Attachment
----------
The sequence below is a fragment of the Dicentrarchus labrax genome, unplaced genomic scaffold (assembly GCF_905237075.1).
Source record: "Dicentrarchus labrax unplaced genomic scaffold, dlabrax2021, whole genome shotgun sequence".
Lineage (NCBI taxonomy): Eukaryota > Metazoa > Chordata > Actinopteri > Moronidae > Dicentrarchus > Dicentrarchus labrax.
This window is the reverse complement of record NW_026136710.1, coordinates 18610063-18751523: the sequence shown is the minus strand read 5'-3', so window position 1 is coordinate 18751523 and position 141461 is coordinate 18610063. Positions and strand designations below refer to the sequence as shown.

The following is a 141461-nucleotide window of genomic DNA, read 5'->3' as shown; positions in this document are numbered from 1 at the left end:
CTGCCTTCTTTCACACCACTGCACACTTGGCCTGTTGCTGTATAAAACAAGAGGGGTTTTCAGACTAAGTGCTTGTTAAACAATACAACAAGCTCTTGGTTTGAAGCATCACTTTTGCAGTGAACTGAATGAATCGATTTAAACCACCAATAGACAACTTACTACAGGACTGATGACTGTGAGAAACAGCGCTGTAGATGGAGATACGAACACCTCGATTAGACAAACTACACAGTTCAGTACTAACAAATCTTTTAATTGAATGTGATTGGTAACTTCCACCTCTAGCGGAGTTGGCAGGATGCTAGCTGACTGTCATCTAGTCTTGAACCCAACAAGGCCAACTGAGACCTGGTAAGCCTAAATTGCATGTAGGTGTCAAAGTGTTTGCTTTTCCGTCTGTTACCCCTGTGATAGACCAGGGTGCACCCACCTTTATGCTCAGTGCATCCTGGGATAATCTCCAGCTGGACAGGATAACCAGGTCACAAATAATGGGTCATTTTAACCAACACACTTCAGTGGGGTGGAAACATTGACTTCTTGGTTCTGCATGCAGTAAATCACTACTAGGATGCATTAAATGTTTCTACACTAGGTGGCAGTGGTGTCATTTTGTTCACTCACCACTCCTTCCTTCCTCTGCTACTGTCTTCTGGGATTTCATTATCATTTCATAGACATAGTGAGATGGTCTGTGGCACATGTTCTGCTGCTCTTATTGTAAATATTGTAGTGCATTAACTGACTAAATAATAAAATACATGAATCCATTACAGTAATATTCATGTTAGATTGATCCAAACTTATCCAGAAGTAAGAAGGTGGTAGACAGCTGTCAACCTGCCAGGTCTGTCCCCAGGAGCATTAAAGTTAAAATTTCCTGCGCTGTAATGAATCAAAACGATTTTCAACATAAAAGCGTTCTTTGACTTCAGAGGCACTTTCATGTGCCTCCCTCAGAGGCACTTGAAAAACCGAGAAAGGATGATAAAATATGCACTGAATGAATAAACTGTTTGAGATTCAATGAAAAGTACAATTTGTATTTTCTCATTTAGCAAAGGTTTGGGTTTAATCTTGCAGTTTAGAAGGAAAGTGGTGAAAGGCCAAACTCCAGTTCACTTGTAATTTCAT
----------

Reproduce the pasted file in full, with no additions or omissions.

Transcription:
The sequence below is a fragment of the Dicentrarchus labrax genome, unplaced genomic scaffold (assembly GCF_905237075.1).
Source record: "Dicentrarchus labrax unplaced genomic scaffold, dlabrax2021, whole genome shotgun sequence".
Lineage (NCBI taxonomy): Eukaryota > Metazoa > Chordata > Actinopteri > Moronidae > Dicentrarchus > Dicentrarchus labrax.
This window is the reverse complement of record NW_026136710.1, coordinates 18610063-18751523: the sequence shown is the minus strand read 5'-3', so window position 1 is coordinate 18751523 and position 141461 is coordinate 18610063. Positions and strand designations below refer to the sequence as shown.

The following is a 141461-nucleotide window of genomic DNA, read 5'->3' as shown; positions in this document are numbered from 1 at the left end:
CTGCCTTCTTTCACACCACTGCACACTTGGCCTGTTGCTGTATAAAACAAGAGGGGTTTTCAGACTAAGTGCTTGTTAAACAATACAACAAGCTCTTGGTTTGAAGCATCACTTTTGCAGTGAACTGAATGAATCGATTTAAACCACCAATAGACAACTTACTACAGGACTGATGACTGTGAGAAACAGCGCTGTAGATGGAGATACGAACACCTCGATTAGACAAACTACACAGTTCAGTACTAACAAATCTTTTAATTGAATGTGATTGGTAACTTCCACCTCTAGCGGAGTTGGCAGGATGCTAGCTGACTGTCATCTAGTCTTGAACCCAACAAGGCCAACTGAGACCTGGTAAGCCTAAATTGCATGTAGGTGTCAAAGTGTTTGCTTTTCCGTCTGTTACCCCTGTGATAGACCAGGGTGCACCCACCTTTATGCTCAGTGCATCCTGGGATAATCTCCAGCTGGACAGGATAACCAGGTCACAAATAATGGGTCATTTTAACCAACACACTTCAGTGGGGTGGAAACATTGACTTCTTGGTTCTGCATGCAGTAAATCACTACTAGGATGCATTAAATGTTTCTACACTAGGTGGCAGTGGTGTCATTTTGTTCACTCACCACTCCTTCCTTCCTCTGCTACTGTCTTCTGGGATTTCATTATCATTTCATAGACATAGTGAGATGGTCTGTGGCACATGTTCTGCTGCTCTTATTGTAAATATTGTAGTGCATTAACTGACTAAATAATAAAATACATGAATCCATTACAGTAATATTCATGTTAGATTGATCCAAACTTATCCAGAAGTAAGAAGGTGGTAGACAGCTGTCAACCTGCCAGGTCTGTCCCCAGGAGCATTAAAGTTAAAATTTCCTGCGCTGTAATGAATCAAAACGATTTTCAACATAAAAGCGTTCTTTGACTTCAGAGGCACTTTCATGTGCCTCCCTCAGAGGCACTTGAAAAACCGAGAAAGGATGATAAAATATGCACTGAATGAATAAACTGTTTGAGATTCAATGAAAAGTACAATTTGTATTTTCTCATTTAGCAAAGGTTTGGGTTTAATCTTGCAGTTTAGAAGGAAAGTGGTGAAAGGCCAAACTCCAGTTCACTTGTAATTTCAT